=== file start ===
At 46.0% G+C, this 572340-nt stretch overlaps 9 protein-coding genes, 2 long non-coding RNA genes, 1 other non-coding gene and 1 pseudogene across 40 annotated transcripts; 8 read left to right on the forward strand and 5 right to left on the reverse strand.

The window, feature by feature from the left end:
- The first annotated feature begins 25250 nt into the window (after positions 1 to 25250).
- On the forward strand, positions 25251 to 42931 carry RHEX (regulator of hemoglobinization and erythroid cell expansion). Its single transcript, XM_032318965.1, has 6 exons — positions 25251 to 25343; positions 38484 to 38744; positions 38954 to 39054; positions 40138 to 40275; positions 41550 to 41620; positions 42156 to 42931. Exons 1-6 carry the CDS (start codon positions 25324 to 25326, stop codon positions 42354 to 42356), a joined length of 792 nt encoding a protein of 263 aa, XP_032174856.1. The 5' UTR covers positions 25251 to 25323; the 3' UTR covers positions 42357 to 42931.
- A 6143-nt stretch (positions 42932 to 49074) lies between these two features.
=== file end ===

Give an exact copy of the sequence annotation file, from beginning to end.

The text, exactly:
At 46.0% G+C, this 572340-nt stretch overlaps 9 protein-coding genes, 2 long non-coding RNA genes, 1 other non-coding gene and 1 pseudogene across 40 annotated transcripts; 8 read left to right on the forward strand and 5 right to left on the reverse strand.

The window, feature by feature from the left end:
- The first annotated feature begins 25250 nt into the window (after positions 1 to 25250).
- On the forward strand, positions 25251 to 42931 carry RHEX (regulator of hemoglobinization and erythroid cell expansion). Its single transcript, XM_032318965.1, has 6 exons — positions 25251 to 25343; positions 38484 to 38744; positions 38954 to 39054; positions 40138 to 40275; positions 41550 to 41620; positions 42156 to 42931. Exons 1-6 carry the CDS (start codon positions 25324 to 25326, stop codon positions 42354 to 42356), a joined length of 792 nt encoding a protein of 263 aa, XP_032174856.1. The 5' UTR covers positions 25251 to 25323; the 3' UTR covers positions 42357 to 42931.
- A 6143-nt stretch (positions 42932 to 49074) lies between these two features.